Averaging together antarctic and arctic sea ice hides an important truth

Posted by: Dr. Jeff Masters, 9:37 AM EST on January 15, 2009
Member Since: Posts: Comments:
462. angelafritz (Admin)
Quoting TampaFLUSA:
Isn't the Antarctic sea ice expanding at a higher rate than normal?


Yep, it is.
Isn't the Antarctic sea ice expanding at a higher rate than normal?
Member Since: Posts: Comments:
I would like to hear from the group what you think about the chances of 90L turning into something. We got a brief but very intense blast of wind and rain two days ago as the low passed through our area (Destin, FL) on its way from Alabama into the Gulf.
Member Since: Posts: Comments:
US National Weather Service Alaska
Wednesday
One of the strongest reports of wind the National Weather Service received last night was 131 mph from Glen Alps. This is not an official observation, but it is an observation that fills the gap where we do not have data. This type of data provides valuable insight into the complex weather that Alaska produces. We greatly appreciate all of the reports and pictures that you have been shared with us. Keep them coming!


http://www.facebook.com/US.NationalWeatherService .Alaska.gov
Member Since: Posts: Comments:
From local Met: "We may see a rare weather event early next week. Hurricanes Michael and Leslie will be very close to each other off the coast of New England. Close enough to possibly see the Fujiwhara Effect, an interaction where two storms orbit around each other. The photo above is this effect with Severe Tropical Storm Parma and Typhoon Melor in October 2009. Usually storms must be within 1000 miles of each other for this to happen"
Member Since: Posts: Comments:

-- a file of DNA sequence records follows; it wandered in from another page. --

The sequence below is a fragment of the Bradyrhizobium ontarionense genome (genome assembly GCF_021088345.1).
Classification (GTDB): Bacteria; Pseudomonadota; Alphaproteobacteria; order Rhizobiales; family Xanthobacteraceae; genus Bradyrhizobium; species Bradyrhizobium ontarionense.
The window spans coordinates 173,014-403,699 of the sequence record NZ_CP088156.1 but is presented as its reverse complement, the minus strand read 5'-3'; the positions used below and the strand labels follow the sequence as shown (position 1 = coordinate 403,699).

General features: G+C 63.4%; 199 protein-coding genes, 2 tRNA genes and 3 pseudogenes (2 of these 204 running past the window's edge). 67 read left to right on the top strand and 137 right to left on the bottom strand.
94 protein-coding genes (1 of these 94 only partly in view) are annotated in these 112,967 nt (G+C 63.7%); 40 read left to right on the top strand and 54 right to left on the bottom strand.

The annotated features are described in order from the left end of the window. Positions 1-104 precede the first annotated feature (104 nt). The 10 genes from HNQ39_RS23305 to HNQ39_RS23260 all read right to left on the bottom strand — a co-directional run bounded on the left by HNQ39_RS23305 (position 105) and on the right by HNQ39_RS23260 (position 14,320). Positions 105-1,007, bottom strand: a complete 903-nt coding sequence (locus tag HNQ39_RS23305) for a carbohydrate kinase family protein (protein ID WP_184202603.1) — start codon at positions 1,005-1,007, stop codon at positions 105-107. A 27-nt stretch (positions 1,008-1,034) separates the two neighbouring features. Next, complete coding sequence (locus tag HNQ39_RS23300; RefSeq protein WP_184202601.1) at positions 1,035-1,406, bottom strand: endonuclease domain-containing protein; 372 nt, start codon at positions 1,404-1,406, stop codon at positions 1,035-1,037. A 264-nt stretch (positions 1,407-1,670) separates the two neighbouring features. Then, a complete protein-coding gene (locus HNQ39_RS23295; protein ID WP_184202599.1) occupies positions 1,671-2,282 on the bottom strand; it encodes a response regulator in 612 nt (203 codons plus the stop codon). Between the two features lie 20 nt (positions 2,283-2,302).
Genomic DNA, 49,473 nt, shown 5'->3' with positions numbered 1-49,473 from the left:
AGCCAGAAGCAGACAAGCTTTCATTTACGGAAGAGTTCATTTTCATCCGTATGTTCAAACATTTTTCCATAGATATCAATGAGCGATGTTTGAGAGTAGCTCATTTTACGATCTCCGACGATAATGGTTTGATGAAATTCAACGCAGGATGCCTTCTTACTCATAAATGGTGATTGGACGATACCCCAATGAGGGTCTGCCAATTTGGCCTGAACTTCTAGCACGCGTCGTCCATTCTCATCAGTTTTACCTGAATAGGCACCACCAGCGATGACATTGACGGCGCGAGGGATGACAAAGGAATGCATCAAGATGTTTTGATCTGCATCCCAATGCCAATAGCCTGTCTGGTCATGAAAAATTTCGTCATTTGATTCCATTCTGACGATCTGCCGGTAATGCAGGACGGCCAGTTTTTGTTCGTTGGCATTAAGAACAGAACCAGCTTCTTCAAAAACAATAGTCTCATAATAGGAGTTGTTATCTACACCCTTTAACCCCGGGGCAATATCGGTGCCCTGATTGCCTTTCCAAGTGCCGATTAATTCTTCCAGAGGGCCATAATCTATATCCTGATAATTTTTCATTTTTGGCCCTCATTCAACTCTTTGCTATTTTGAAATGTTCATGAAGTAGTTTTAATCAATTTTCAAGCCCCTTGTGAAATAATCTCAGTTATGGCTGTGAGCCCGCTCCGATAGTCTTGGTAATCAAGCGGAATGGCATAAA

Quoting GTcooliebai:
Hydro Power Niagara Falls

The Niagara River is one of the world's greatest sources of hydroelectric power. The beauty of its wild descent from Lake Erie to Lake Ontario attracts millions of visitors each year. During its short course (56 km), the river drops 99 metres, with much of the spectacular plunge concentrated in a 13 km stretch of waterfalls and rapids.

The History of Power Plants

Water was first diverted from the Canadian side of the Niagara River for generating electricity in 1893. A small 2,200 kilowatt plant was built just above the Horseshoe Falls to power an electric railway between the communities of Queenston and Chippawa.

Today the churning river provides the driving force for almost 2 million kilowatts of electricity from a number of power plants on the Canadian side. The three largest are Sir Adam Beck Niagara Generating Station Nos. 1 and 2 and the nearby pumping-generating station.

On the American side of the border, down river from the Falls, the Robert Moses Niagara Power Plant and the Lewiston Pump Generating Plant, together generate more than 2.4 million kilowatts of electricity, enough to power 24 million 100-watt light bulbs. Since 1958, Sir Adam Beck Generating Station No.2 has been Ontario Power Generation's largest and one of its most reliable hydroelectric facilities.